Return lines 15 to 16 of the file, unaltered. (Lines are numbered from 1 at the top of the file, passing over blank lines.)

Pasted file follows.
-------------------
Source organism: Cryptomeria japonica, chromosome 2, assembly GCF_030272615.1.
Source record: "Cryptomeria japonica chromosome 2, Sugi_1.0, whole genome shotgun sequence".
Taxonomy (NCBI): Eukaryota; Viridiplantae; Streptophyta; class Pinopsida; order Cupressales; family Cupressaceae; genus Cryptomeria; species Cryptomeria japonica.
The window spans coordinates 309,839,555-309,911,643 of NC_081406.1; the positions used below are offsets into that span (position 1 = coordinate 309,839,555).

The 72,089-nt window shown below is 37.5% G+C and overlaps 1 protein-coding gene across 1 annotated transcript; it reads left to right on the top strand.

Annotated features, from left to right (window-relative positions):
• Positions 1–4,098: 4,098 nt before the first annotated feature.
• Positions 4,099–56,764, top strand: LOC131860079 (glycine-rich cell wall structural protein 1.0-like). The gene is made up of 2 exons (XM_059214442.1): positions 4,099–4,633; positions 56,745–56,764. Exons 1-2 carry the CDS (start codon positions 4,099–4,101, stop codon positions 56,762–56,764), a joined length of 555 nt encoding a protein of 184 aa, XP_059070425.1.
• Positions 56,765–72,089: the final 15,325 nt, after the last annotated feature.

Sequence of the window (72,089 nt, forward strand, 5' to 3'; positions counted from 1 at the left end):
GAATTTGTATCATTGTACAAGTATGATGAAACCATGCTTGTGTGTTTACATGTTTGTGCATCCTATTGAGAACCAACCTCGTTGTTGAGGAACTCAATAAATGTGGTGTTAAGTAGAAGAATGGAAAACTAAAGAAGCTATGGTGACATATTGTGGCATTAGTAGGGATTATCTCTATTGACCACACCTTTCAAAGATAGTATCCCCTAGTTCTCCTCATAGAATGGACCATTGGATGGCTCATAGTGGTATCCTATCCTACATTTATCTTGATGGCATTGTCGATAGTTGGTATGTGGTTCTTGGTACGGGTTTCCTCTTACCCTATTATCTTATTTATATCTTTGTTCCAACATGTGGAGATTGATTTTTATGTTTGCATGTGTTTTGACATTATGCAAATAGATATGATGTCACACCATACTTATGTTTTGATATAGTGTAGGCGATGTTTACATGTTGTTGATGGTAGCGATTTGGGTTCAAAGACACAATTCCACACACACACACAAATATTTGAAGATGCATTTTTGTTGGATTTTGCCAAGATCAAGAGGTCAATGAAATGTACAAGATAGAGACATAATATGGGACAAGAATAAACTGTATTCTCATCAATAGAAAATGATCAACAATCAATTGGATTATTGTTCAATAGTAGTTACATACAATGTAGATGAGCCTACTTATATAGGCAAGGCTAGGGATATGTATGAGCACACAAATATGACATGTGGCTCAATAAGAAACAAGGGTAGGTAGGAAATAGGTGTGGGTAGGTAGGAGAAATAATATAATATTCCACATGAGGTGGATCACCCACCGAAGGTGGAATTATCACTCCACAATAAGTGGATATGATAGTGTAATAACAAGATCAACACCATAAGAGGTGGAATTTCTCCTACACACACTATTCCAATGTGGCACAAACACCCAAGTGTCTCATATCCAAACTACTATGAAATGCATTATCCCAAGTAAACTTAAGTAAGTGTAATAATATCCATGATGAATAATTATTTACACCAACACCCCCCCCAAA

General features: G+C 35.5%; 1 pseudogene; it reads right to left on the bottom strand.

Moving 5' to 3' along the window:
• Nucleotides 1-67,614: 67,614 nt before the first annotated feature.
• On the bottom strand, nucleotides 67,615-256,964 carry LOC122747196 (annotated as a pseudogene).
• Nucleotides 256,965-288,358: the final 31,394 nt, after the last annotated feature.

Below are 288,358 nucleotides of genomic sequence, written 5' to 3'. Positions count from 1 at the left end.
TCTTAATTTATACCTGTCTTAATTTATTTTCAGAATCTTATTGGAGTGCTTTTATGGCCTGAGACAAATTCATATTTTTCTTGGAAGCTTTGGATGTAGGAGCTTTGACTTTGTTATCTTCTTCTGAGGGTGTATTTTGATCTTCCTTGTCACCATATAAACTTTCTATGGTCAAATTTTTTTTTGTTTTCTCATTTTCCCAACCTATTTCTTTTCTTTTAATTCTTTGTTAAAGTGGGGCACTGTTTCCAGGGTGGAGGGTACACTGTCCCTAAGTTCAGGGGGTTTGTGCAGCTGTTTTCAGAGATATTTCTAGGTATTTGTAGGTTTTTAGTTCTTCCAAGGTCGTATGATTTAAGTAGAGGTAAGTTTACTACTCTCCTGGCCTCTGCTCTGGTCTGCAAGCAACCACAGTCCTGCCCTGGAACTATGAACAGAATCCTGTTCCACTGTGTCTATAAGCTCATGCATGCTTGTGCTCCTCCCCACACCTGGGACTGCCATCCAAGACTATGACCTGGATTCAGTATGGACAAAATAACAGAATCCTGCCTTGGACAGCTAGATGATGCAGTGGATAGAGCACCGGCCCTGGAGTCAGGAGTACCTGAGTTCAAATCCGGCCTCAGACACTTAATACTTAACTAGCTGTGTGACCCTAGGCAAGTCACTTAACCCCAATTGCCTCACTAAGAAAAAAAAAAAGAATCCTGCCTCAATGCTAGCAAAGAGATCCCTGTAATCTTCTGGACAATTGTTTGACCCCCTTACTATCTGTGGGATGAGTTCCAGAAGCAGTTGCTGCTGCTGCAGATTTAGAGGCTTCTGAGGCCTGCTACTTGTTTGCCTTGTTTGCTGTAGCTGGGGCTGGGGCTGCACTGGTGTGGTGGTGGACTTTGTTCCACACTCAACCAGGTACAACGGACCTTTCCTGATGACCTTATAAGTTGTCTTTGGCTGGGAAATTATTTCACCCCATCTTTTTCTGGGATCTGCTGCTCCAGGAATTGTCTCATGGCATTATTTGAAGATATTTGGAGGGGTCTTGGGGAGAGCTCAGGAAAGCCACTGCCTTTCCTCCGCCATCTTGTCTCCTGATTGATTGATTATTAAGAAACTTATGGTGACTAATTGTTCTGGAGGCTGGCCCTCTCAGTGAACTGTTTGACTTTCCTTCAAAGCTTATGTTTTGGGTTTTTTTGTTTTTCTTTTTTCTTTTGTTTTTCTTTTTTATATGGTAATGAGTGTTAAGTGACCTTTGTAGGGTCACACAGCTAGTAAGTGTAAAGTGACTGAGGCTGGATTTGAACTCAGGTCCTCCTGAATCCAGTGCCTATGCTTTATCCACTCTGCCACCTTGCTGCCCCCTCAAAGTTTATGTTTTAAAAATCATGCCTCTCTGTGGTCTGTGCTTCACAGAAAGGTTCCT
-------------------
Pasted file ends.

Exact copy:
• On the bottom strand, nucleotides 67,615-256,964 carry LOC122747196 (annotated as a pseudogene).
• Nucleotides 256,965-288,358: the final 31,394 nt, after the last annotated feature.